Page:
Around 500 hectares of land have become unfit for cultivation in the upazila after being buried under sand and gravel due to landslides in the upper catchment areas
The Tanguar haor (wetland ecosystem) in Sunamganj continues to suffer a catastrophic loss of livelihoods and biodiversity, threatening not just the extinction of numerous species and irreplaceable genetic variety, but also food supply, health, security, and tourism.
Located at the foothills of India’s Meghalaya state, the ecological balance in the district’s Tahirpur upazila is being disrupted over time as homesteads, croplands and waterbodies keep getting buried under sand and gravel with every sudden landslide in the upper catchment areas.
And as a result of the adverse impact on biodiversity, farmers are failing to grow crops on hundreds of acres of sand-covered arable land and aquatic creatures in the local reservoirs are either dying out or changing habitat.
Over the years, more than two hundred families in Chanpur, Rajaniline and Rajai villages under the upazila have become destitute. The last major landslide occurred on August 16 on the other side of the border.
Faridul Hasan, deputy director of the Department of Agricultural Extension in Sunamganj, said arable land in three villages of Tahirpur upazila and 350 hectares of land in a beel there have become unsuitable for cultivation due to the sand cover.
According to unofficial data, around 500 hectares of land have become unfit for cultivation in the upazila after being buried under sand and gravel.
Residents of Chanpur village said regular mining of coal and stones on the hills of Meghalaya puts them, the foothill dwellers, in danger.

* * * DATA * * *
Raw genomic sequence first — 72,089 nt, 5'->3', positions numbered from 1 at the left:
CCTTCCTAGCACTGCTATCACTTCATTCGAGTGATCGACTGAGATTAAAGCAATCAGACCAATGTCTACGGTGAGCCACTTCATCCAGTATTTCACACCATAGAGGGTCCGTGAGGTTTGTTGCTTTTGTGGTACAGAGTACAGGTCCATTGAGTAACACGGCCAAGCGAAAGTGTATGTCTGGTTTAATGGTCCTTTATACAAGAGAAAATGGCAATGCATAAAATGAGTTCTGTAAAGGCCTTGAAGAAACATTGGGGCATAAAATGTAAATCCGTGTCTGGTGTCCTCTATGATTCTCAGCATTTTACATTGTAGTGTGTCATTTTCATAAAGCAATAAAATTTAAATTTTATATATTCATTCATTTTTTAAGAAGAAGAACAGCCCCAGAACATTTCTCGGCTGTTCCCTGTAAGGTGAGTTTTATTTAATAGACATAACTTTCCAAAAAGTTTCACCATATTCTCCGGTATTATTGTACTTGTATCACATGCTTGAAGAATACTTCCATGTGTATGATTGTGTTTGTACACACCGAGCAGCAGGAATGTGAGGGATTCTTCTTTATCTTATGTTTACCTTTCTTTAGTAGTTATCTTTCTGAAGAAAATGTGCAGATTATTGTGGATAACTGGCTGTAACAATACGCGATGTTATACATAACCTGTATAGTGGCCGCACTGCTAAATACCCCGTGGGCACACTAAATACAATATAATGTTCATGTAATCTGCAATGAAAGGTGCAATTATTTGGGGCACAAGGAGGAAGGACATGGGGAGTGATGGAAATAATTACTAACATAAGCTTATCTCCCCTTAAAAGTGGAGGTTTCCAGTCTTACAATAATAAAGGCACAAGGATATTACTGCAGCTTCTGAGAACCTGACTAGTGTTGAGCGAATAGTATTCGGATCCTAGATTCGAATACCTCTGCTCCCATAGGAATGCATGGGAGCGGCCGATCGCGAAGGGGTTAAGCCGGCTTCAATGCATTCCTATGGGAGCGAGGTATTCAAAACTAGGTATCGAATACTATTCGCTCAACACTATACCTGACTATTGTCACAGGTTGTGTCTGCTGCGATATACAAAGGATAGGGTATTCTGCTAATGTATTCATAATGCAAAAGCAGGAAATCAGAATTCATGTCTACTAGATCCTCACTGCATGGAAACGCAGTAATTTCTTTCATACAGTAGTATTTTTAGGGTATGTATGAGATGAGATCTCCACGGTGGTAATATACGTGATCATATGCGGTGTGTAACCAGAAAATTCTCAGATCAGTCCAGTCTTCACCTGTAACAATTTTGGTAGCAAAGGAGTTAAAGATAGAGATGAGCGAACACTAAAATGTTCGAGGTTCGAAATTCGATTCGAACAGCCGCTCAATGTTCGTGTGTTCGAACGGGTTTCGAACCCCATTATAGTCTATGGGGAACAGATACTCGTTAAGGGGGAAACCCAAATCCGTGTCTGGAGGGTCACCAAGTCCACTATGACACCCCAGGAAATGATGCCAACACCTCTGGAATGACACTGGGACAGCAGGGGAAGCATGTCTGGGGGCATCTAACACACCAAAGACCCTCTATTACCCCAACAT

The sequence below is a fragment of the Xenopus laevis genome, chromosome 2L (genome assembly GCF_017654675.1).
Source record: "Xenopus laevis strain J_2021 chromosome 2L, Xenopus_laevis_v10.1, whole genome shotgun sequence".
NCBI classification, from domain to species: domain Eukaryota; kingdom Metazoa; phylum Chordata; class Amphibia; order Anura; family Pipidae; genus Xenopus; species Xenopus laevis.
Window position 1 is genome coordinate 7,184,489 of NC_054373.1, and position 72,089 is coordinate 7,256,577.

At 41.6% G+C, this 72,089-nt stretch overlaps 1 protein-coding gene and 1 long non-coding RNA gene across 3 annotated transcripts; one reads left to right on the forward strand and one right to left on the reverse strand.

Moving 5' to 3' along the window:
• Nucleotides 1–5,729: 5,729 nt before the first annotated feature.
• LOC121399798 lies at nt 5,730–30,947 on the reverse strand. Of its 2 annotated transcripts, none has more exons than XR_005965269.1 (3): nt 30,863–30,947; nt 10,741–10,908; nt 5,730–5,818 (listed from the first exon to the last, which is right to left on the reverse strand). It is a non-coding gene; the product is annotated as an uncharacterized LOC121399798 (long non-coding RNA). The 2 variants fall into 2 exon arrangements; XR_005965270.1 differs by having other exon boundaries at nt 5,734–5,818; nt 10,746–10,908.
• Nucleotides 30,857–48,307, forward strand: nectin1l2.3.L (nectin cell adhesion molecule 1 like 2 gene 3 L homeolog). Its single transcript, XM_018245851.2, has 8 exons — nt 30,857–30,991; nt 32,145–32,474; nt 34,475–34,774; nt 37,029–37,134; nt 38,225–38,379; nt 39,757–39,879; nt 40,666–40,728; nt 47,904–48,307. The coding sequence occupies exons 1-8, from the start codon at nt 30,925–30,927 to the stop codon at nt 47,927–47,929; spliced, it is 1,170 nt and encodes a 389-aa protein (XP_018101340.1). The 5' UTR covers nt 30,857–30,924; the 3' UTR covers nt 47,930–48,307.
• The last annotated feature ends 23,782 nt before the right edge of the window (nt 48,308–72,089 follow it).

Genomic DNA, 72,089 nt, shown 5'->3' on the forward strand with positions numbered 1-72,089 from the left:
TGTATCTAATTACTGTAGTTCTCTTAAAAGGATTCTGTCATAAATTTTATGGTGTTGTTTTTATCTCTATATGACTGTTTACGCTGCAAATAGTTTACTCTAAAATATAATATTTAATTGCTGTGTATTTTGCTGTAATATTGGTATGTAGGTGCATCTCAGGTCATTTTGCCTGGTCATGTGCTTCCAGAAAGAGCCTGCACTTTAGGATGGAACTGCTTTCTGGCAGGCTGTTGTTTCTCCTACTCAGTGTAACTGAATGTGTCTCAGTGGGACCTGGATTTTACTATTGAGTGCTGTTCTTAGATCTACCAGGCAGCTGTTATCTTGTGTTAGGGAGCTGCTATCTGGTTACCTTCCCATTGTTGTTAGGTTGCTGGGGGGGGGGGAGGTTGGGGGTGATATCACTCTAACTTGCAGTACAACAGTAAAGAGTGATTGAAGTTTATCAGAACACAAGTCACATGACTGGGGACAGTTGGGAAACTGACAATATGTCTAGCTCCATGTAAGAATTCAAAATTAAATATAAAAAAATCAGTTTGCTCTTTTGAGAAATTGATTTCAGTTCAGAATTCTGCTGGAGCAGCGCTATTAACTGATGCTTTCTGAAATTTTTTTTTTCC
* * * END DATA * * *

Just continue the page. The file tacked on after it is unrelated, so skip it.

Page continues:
They said they still remember the monsoon of 2007, when a sudden landslide buried a vast tract of land under the sand. Many families moved elsewhere due to scarcity of food.
A resident, Akhter Banu, said: “I have lost my home to the landslides. Now I have no choice but to leave this place, like many before me, including many indigenous families.”
Meanwhile, environmental groups claim that some unscrupulous people are illegally fishing, logging trees, and shooting migratory birds, putting the biodiversity of Tanguar Haor in jeopardy.
In recent years, the number of birds in the haor has declined. Furthermore, fish production has decreased, and the lives of aquatic organisms are in grave danger as a result of deliberate contamination.
Nihar Ranjan Talukder, a schoolteacher living on the banks of the haor, said, “When I was a child, I used to see a lot of big fish in the Tanguar haor. I would also wake up to the fascinating sounds of birds chirping early in the morning. Now we don’t see any of this.”
Tahirpur Upazila Nirbahi Officer (UNO) Raihan Kabir told Dhaka Tribune that the environment and biodiversity of the Tanguar haor were being damaged due to multifarious reasons. “An action plan is being worked out with the stakeholders on the Ramsar site policy and prevention of deforestation.”
Speaking on the issue, Sunamganj Deputy Commissioner Jahangir Hossain said the sands and gravels carried downstream by the current will be removed soon.
He said: “We will auction off the minerals to the highest bidder.”
He hoped to remove the mineral within a month so that local farmers could begin to cultivate their lands in November.
Meanwhile, Adv Shah Shaheda Akhter, Sylhet divisional coordinator of Bangladesh Environmental Lawyers Association (Bela), urged the authorities to assess the total damage caused by the sands and rocks from the hills of Meghalaya and rehabilitate the affected families and restore the damaged agricultural land.